Marine Corps isn’t a Form of Punishment

Marine Corps logoThe Marine Corps is a privilege to serve, not an expensive proving ground into manhood for spoiled children.

Judge To Justin Bieber: Join The Marine Corps Or Go To Jail.
It’s too bad this is the choice offered to Justin Bieber. I know when I went into boot camp we had more than one person given this option by a judge. Bad attitudes prevail despite a judge’s ruling.

I see a problem with this type of sentence. The Marine Corps is a professional armed fighting service which shouldn’t be considered an alternative form of punishment. It should always be voluntary. There have been many movies and stories made about the Corps, but here are the facts.

The Marine Corps is made up of all ethnic groups and economic backgrounds and initially, when all of these men or women enter into recruit training, they have no idea how to work together for common survival. You can talk theory all you want, but reality is they must all start from scratch through drill, classroom instruction, physical labor and group punishment when one or more make a mistake.

Chosin ResevoirWhen you come into the Marine Corps, it’s more than about gaining a uniform and bragging rights back home. It’s not a few weeks at an élite club designed to help you become more physically fit, lose weight and gain some personal discipline. It’s about esprit de corps. What is that? In a nutshell it means this; you have to learn how to work together as a team, train, sleep, eat, guard & fight together as your life depends on it, because someday it might come to that. You must have absolute confidence the other person will have your back in every sense of the word. When you fail at your job, no matter what that job is, it doesn’t just reflect on you, it affects all.

The Marine Corps partially failed its mission for several years in the late 1960’s & early 1970’s. It may have trained the men and women to a high degree, but it failed to eliminate the bad from the good. In essence the whole organization standard was set lower because of a few understood, societal problems, which it didn’t overcome when I was in. Number 1, failure to conduct universal drug testing and disciplinary action for those who would not have passed. The 2nd problem I witnessed was one that is an issue people want to argue about on an emotional rather than logical level. That problem was racial. We had many people in the service but for those carrying a large chip on their shoulder about being black, the Marine Corps didn’t treat them in the same way as they did other racial identities. They were allowed in some instances, to be given extra allowance to misbehave. We would see men push the boundaries in small ways, then larger. This created a resentment and sometimes I found myself in the middle of several conflicts within the company.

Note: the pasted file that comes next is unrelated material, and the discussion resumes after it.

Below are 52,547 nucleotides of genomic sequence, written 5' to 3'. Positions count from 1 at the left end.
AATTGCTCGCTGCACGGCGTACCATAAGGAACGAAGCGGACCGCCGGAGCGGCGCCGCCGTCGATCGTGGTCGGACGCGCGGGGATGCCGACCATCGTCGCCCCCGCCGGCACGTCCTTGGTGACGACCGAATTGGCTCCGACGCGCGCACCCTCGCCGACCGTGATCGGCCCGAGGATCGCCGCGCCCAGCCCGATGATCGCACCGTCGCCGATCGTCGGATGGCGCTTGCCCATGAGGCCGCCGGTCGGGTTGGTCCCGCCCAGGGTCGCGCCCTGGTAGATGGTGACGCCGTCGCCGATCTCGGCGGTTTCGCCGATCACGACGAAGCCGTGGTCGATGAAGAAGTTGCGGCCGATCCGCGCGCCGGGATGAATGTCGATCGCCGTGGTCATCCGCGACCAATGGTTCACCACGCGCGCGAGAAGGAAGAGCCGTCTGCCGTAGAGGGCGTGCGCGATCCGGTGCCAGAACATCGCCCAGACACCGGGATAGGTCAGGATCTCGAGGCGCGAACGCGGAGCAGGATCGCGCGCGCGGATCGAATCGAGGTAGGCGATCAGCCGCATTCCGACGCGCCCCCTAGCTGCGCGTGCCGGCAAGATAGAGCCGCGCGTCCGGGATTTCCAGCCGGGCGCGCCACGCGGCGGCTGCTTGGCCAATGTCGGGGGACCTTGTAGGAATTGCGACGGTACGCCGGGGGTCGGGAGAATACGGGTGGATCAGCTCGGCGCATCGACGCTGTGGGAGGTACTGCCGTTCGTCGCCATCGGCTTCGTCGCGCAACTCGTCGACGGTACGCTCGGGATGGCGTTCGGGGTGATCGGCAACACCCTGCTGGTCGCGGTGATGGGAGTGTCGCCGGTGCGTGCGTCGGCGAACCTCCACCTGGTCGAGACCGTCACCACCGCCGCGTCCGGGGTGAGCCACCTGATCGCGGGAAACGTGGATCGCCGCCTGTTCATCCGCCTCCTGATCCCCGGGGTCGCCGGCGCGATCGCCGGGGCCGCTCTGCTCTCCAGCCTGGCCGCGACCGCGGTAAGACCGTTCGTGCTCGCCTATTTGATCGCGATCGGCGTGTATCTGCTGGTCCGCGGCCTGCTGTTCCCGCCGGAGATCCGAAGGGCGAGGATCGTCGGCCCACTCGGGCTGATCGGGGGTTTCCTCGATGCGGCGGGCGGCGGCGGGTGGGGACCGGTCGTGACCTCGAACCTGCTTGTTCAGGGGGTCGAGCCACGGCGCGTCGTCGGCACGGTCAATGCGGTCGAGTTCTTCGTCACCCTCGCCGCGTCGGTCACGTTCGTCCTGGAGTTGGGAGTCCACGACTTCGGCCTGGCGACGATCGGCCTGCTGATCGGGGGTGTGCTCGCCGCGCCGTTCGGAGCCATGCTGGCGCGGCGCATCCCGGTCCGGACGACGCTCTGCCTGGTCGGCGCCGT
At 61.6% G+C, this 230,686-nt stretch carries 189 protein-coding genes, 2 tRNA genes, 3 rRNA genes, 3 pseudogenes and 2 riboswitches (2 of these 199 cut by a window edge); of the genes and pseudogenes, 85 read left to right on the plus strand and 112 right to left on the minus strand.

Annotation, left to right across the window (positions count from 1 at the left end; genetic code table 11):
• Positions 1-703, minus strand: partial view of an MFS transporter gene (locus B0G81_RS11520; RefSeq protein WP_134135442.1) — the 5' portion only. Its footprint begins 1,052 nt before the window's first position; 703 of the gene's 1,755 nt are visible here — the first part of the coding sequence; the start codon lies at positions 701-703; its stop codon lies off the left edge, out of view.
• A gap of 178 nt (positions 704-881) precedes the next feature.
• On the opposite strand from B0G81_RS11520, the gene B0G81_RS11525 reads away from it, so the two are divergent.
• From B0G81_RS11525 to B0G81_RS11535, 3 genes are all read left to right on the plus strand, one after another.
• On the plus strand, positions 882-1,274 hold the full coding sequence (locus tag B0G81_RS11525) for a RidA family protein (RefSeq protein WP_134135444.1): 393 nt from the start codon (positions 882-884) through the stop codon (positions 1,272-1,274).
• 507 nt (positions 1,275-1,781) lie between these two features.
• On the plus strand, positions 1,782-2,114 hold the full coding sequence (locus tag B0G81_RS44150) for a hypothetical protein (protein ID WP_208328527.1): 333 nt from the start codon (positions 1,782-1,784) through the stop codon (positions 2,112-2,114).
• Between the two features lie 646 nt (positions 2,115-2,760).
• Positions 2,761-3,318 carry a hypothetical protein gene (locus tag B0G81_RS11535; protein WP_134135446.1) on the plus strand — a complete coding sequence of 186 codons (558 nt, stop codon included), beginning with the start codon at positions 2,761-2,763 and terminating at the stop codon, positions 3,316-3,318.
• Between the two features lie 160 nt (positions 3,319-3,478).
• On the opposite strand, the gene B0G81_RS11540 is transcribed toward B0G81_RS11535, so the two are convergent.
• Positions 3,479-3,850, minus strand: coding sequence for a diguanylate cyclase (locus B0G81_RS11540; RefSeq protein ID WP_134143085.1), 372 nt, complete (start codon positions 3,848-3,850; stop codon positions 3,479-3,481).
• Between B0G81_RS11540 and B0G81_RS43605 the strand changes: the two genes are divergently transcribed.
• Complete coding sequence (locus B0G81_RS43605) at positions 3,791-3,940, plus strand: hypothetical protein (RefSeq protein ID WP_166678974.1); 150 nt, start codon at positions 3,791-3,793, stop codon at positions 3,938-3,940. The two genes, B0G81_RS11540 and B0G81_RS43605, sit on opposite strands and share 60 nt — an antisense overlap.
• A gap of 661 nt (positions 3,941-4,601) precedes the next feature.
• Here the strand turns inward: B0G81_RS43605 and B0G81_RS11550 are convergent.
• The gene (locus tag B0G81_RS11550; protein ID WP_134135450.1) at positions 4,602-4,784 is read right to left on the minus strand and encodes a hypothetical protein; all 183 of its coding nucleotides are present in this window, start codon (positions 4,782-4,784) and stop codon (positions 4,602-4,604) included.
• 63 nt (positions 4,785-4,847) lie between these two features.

I had quickly gained rank, after approximately two and a half years in, I was an E-5 (sergeant) and that meant I was given some level of responsibility for the conduct of others as well as myself. I came from a background of mixed nationalities and friendships. This wasn’t always the case for some of the other enlisted. Some came into the Marine Corps with the idea they were going to work the system to their advantage and no one was going to get in the way of their choices. This never sits well for those who wish to be even-handed in their discharge of responsibilities, and that produced conflict.

It’s my understanding, the Marines as an institution have come to grips with the reality in drug testing as well as minimizing preference by race. The thing this judge doesn’t take into account is our nation depends on a very élite and tough cooperative fighting force like the Marines. Introducing a social malcontent and spoiled, famous rich kid into the mix won’t be of much benefit to either the Marines or himself.

If he enters, he should hopefully come to realize he has some big shoes to fill. The Marines who fought in Fallujah, Huế City, Chosin Reservoir, Iwo Jima or Belleau Wood and many other campaigns, fought with distinction, not because they were looking for treasure, fame, conquest or glory, they did it because of their esprit de corps. Many who have served outside of the Marines have also earned their brother and sisterhood by looking out for each other in battle. You don’t prepare to do this sort of thing because you’re punished, but because you have the privilege of serving with others equally willing to fight, bleed and die beside you.

Marine Corps logo

esprit de corps — the effectiveness, willingness of cooperation, mental or moral confidence of a person or group;  and resulting spirit of optimism, confidence, especially in the face of opposition and hardship.

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